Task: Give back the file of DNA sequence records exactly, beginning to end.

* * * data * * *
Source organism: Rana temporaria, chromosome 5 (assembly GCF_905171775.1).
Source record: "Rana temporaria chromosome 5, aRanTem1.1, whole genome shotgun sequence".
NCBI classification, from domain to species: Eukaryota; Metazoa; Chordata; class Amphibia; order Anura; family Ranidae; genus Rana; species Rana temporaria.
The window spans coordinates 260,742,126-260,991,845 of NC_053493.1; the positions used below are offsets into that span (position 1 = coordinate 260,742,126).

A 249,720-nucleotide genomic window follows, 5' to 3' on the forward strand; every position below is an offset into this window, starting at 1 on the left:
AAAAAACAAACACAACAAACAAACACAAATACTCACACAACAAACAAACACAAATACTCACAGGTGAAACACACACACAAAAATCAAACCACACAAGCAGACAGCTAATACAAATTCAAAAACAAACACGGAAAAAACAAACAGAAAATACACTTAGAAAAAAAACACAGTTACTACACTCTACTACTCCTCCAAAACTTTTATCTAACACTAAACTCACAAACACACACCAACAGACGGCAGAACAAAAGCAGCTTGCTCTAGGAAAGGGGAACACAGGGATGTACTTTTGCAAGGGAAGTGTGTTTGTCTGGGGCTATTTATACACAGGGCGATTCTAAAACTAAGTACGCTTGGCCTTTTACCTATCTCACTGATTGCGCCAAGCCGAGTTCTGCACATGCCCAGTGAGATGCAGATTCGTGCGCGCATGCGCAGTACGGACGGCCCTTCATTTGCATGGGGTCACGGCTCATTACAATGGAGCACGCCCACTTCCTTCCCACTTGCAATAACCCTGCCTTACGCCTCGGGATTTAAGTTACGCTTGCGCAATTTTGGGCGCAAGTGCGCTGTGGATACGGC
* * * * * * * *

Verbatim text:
Source organism: Rana temporaria, chromosome 5 (assembly GCF_905171775.1).
Source record: "Rana temporaria chromosome 5, aRanTem1.1, whole genome shotgun sequence".
NCBI classification, from domain to species: Eukaryota; Metazoa; Chordata; class Amphibia; order Anura; family Ranidae; genus Rana; species Rana temporaria.
The window spans coordinates 260,742,126-260,991,845 of NC_053493.1; the positions used below are offsets into that span (position 1 = coordinate 260,742,126).

A 249,720-nucleotide genomic window follows, 5' to 3' on the forward strand; every position below is an offset into this window, starting at 1 on the left:
AAAAAACAAACACAACAAACAAACACAAATACTCACACAACAAACAAACACAAATACTCACAGGTGAAACACACACACAAAAATCAAACCACACAAGCAGACAGCTAATACAAATTCAAAAACAAACACGGAAAAAACAAACAGAAAATACACTTAGAAAAAAAACACAGTTACTACACTCTACTACTCCTCCAAAACTTTTATCTAACACTAAACTCACAAACACACACCAACAGACGGCAGAACAAAAGCAGCTTGCTCTAGGAAAGGGGAACACAGGGATGTACTTTTGCAAGGGAAGTGTGTTTGTCTGGGGCTATTTATACACAGGGCGATTCTAAAACTAAGTACGCTTGGCCTTTTACCTATCTCACTGATTGCGCCAAGCCGAGTTCTGCACATGCCCAGTGAGATGCAGATTCGTGCGCGCATGCGCAGTACGGACGGCCCTTCATTTGCATGGGGTCACGGCTCATTACAATGGAGCACGCCCACTTCCTTCCCACTTGCAATAACCCTGCCTTACGCCTCGGGATTTAAGTTACGCTTGCGCAATTTTGGGCGCAAGTGCGCTGTGGATACGGC